Editorial – Be transparent on cause of public schools’ fiscal mess

Published 4:54 pm Tuesday, January 23, 2024

The last thing Isle of Wight County Schools needs right now is a crisis of citizen confidence in the division’s fiscal management.

Tens of millions of taxpayer dollars are invested annually in public education. Property owners fund schools directly through real estate and car taxes, then contribute more indirectly through the substantial state and federal tax money that flows into the school division.

Overspending its fiscal 2023 budget by $700,000 — roughly $100,000 more than had been previously disclosed — is a big deal. That it took the county’s auditors to reveal that the problem was deeper than what had been self-reported by school administrators is even more troubling.

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Superintendent Theo Cramer, on whose watch the fiscal mess has unfolded, is saying the right things.

“The buck stops with me as superintendent,” he said at this month’s School Board meeting. “I vow to our community, to our staff, to the Board of Supervisors, to you our board, to our students that we will do everything necessary to ensure that we correct these mistakes. … There are no excuses; we must get this work done.”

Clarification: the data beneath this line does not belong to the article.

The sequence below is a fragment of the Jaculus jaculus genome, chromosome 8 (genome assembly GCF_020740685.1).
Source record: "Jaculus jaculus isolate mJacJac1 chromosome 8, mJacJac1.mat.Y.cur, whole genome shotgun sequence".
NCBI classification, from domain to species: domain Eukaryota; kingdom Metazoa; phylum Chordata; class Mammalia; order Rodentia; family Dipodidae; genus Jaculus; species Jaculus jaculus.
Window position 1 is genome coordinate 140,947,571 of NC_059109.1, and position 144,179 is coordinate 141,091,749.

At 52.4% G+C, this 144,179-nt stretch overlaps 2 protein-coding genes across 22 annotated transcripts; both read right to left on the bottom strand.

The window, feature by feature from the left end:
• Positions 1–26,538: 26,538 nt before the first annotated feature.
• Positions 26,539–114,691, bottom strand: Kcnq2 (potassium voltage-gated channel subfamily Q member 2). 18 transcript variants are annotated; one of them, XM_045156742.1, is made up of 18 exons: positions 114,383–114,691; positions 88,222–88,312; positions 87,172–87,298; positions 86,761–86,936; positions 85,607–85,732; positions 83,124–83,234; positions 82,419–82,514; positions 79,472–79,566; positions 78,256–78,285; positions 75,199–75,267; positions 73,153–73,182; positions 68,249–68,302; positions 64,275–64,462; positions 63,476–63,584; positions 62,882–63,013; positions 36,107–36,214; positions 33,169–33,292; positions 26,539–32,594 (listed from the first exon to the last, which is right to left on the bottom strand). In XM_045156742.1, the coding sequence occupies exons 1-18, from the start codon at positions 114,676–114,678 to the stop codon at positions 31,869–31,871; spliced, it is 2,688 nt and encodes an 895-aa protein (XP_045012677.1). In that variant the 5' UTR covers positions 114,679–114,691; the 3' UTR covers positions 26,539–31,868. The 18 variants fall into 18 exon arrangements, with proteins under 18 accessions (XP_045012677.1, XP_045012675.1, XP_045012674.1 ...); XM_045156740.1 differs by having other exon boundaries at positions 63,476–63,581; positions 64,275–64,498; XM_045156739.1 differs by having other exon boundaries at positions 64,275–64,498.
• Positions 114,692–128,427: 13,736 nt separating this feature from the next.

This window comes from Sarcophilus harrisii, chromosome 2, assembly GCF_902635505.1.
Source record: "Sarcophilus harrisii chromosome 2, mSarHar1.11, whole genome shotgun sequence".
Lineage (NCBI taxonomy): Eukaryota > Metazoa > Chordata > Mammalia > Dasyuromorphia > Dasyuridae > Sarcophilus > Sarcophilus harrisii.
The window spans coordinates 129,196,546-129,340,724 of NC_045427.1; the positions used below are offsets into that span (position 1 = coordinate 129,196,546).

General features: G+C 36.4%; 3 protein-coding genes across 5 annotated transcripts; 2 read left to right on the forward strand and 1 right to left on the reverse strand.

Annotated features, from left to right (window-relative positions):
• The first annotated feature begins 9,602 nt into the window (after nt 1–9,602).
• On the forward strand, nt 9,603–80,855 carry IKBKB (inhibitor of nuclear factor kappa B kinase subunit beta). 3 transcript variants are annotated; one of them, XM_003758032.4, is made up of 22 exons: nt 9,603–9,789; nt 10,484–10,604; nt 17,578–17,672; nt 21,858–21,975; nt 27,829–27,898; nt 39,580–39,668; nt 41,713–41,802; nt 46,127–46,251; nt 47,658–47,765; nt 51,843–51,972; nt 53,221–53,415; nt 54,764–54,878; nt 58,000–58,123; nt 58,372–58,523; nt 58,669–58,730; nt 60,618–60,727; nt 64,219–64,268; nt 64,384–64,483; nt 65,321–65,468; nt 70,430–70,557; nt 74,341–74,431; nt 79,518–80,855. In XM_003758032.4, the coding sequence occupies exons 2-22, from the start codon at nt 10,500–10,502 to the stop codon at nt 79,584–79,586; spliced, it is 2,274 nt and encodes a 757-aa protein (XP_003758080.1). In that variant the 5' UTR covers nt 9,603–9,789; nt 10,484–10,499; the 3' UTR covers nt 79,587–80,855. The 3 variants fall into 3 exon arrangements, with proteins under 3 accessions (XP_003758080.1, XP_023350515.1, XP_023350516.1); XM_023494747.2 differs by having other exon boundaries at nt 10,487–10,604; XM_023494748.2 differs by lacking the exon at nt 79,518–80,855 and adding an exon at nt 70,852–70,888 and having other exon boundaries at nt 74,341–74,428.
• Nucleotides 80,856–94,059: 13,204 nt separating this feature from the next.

And so the community eagerly awaits what Cramer said will be a written report thoroughly documenting the problem and its causes. We urge Cramer to be completely candid in that report, avoiding any spin that might gloss over a serious matter.

We also urge complete transparency by the School Board.

Chairman Jason Maresh hinted at consequences for those responsible, saying the matter had been addressed in a closed-door session of the board.

“There has been some accountability; it’s been taken care of,” Maresh said, offering no specifics.

Maresh incorrectly stated that the Virginia Freedom of Information Act prohibited the board from making public its accountability actions.

As we often have to remind elected and appointed officials in this space, unless you’re dealing in classified information threatening national security, there’s no requirement of secrecy. Virginia’s FOIA law says you can keep information secret in some circumstances, but it doesn’t say you must, or even that you should.   

In the case of personnel actions, public officials must balance the feelings and privacy of individuals with citizens’ right to know. When $700,000 was spent that the schools didn’t have, and many months later we still don’t know how or why, we submit strongly that the latter trumps the former.